[Date Prev][Date Next][Thread Prev][Thread Next][Date Index][Thread Index]

RE: TechEd 2006 -- "parallelism is the new OO"


> > I'd be interested to hear from JCSP people on this -- is the
> > implementation clean, or does it have similar problems described above?
> Depends what you mean by clean.  You can get hold of the source code
> from www.jcsp.org <http://www.jcsp.org/>  and take a look at it and see.
> As an example, the One2OneChannel only has one monitor lock so is fairly
> clean, whereas the Alternative is a bit messier.  This is not really a
> problem with the design of JCSP, but Java's shortcomings.  The problem
> with Alternative has something to do with timers in Java returning
> early, you'd have to check with someone more in the know on the
> specifics.

The JCSP implementation should have no problems from multi-core processors
and processors with out-of-order code execution!  We took considerable
care to get all the monitor/condition-variable stuff *right* - so that
users don't have to, :).  All shared structures needed for implementation
are protected - we rely on no `volatile' semantics (which cause such
counter-intuitive headaches when wrestling with the memory model in the
presence of code re-ordereings) and, of course, no broken tricks (such
as the double-check idiom).

Recently, I've finally added protection against "spurious wakeups",
although I've never ever ever ever seen one!  This is in the (not yet
released) "core" JCSP 1.0-rc6 - which will be merged with Quickstone's
JCSP Network Edition (www.jcsp.org).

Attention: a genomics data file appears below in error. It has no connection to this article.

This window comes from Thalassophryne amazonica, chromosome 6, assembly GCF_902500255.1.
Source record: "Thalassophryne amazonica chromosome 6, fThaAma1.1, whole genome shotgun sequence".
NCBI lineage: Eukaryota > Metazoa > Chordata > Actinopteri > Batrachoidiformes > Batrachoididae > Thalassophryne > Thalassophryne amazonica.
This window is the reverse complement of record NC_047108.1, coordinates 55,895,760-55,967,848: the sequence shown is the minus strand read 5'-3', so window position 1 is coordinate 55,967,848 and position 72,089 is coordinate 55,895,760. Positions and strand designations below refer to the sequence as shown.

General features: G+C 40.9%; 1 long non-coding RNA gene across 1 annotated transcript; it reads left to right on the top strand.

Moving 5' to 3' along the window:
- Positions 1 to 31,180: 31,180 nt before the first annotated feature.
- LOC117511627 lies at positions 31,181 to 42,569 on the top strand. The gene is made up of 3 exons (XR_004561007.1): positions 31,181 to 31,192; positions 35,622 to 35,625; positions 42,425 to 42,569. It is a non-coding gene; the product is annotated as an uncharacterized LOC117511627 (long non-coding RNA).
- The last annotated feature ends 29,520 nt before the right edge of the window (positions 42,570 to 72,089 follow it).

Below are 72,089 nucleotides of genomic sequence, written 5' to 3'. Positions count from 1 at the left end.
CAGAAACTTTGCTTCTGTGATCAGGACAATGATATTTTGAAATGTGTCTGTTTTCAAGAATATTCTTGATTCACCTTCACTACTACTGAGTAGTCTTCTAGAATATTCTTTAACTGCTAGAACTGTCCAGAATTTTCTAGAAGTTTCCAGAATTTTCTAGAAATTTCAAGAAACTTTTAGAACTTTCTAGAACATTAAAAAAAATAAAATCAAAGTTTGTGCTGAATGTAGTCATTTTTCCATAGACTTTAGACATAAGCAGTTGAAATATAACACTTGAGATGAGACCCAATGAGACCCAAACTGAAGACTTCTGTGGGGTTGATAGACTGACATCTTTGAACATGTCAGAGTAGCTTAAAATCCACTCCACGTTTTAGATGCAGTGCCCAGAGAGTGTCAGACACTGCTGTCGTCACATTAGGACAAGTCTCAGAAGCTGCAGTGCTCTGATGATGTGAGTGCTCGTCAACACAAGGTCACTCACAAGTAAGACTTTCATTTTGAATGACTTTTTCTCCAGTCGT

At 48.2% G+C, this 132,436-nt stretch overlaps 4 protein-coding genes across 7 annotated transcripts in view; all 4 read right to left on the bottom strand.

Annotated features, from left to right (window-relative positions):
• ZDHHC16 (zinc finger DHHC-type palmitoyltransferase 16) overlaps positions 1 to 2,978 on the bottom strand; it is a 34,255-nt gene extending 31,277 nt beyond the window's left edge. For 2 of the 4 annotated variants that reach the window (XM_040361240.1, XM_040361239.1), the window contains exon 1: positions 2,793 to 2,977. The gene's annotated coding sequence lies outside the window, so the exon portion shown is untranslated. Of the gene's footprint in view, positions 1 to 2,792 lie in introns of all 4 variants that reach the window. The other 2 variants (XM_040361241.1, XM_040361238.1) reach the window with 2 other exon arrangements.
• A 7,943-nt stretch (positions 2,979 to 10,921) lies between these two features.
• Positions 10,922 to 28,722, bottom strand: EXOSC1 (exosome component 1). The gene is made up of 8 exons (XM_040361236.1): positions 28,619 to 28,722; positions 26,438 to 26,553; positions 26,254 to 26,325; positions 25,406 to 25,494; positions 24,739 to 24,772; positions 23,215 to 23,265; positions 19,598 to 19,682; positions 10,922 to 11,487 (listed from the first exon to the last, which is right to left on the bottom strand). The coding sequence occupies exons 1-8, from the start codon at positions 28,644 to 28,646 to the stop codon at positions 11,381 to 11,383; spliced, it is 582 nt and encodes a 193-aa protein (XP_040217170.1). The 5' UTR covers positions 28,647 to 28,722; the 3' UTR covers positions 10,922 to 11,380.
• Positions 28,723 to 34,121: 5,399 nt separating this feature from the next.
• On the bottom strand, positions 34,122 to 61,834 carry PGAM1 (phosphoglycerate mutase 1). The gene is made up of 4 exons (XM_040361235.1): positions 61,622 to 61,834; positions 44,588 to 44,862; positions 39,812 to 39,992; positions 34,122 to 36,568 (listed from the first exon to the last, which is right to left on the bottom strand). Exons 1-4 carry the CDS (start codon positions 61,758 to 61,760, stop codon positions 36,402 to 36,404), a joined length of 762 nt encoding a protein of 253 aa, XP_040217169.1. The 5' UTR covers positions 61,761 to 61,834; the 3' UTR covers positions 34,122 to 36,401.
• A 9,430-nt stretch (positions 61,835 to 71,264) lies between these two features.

For anyone not knowing about spurious wakeups, this is fun!  When a
Java thread executes a "wait()", it releases the monitor lock (it
must be holding on the object to which the "wait()" belongs) and
blocks until:

  (a) either some other thread acquires the relevant monitor lock,
      issues a "notify()" and the waiting thread is chosen for
      release (and, then, has to re-acquire the monitor) ...
  (b) or some other thread acquires the relevant monitor lock and
      issues a "notifyAll()", whereupon the waiting thread competes
      with everyone to re-acquire the monitor ...
  (c) or some other thread has reference to the waiting "Thread"
      and invokes "interrupt()" ...
  (d) or for no reason at all.

The last clause above is the spurious wakeup.  The Java people swear
blind that this is a *deliberate* design decision - not a bug resulting
from broken OS threading support that they didn't fix for some reason.
We can imagine the discussion amongst the Java threading designers:

  "OK - that's decided then, a thread blocks until it's notified ..."

  "Hang on, nobody expects the Spanish Inquisition - better make that:
   a thread blocks until it's notified or interrupted ..."
  "Hey, here's a really cool idea - why don't we make that: a thread
   blocks until it's notified or interrupted ... or let's just release
   it sometimes for no reason whatsoever ... ???"

  "Yeah - what a great idea - that'll keep them on their toes.  Let's
   do it!"

The timer problem Kevin refers to above is the icing on the cake.  For
a wait-with-timeout, "wait(timeout)", clauses (a)..(d) all apply plus
one more:

  (e) the specified amount of real time has elapsed, more or less.

where the above is a quote from the JDK documentation.  Interpreting
this, the timeout (from the wait) is allowed to happen at any time
after (or equal to) the timeout period set ... and also any time
before.  Now, that really is cool!

Telling the difference between an early wakeup (e) and a spurious one
(d) is, I think, impossible - although we can guess.  Early wakeups
happen all the time (unlike the spurious ones).  I suspect it may be
to do with clock interrupts (on many JVMs) happening with only 10 ms
granularity ... so that it rounds the actual release to the nearest
10 ms, even if that's early?

Dealing with this does complicate the JCSP implementation ... but this
is a different matter to fragility due to out-of-order code execution
and multicore processors (against which JCSP should be robust).



PS. do .NET/c# have semantic quirks like (d) and (e) above?